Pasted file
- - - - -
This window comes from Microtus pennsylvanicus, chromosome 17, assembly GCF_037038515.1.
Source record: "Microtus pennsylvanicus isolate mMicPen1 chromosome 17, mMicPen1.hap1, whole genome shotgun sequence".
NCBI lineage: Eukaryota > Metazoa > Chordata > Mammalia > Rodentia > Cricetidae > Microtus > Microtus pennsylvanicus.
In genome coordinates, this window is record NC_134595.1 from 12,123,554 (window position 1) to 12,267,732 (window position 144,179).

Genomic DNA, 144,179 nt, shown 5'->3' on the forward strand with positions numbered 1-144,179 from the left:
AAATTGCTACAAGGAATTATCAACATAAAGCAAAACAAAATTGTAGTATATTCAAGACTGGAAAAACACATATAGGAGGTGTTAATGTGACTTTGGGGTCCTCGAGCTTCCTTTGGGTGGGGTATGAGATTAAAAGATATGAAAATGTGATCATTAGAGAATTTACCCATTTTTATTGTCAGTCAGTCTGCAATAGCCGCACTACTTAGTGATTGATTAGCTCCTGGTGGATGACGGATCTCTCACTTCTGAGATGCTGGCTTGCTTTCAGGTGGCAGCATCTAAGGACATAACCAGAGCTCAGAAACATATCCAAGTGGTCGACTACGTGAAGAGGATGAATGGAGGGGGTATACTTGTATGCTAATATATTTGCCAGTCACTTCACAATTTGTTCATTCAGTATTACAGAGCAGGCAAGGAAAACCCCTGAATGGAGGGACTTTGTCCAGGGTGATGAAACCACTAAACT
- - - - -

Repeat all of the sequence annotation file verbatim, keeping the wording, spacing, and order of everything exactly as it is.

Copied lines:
This window comes from Microtus pennsylvanicus, chromosome 17, assembly GCF_037038515.1.
Source record: "Microtus pennsylvanicus isolate mMicPen1 chromosome 17, mMicPen1.hap1, whole genome shotgun sequence".
NCBI lineage: Eukaryota > Metazoa > Chordata > Mammalia > Rodentia > Cricetidae > Microtus > Microtus pennsylvanicus.
In genome coordinates, this window is record NC_134595.1 from 12,123,554 (window position 1) to 12,267,732 (window position 144,179).

Genomic DNA, 144,179 nt, shown 5'->3' on the forward strand with positions numbered 1-144,179 from the left:
AAATTGCTACAAGGAATTATCAACATAAAGCAAAACAAAATTGTAGTATATTCAAGACTGGAAAAACACATATAGGAGGTGTTAATGTGACTTTGGGGTCCTCGAGCTTCCTTTGGGTGGGGTATGAGATTAAAAGATATGAAAATGTGATCATTAGAGAATTTACCCATTTTTATTGTCAGTCAGTCTGCAATAGCCGCACTACTTAGTGATTGATTAGCTCCTGGTGGATGACGGATCTCTCACTTCTGAGATGCTGGCTTGCTTTCAGGTGGCAGCATCTAAGGACATAACCAGAGCTCAGAAACATATCCAAGTGGTCGACTACGTGAAGAGGATGAATGGAGGGGGTATACTTGTATGCTAATATATTTGCCAGTCACTTCACAATTTGTTCATTCAGTATTACAGAGCAGGCAAGGAAAACCCCTGAATGGAGGGACTTTGTCCAGGGTGATGAAACCACTAAACT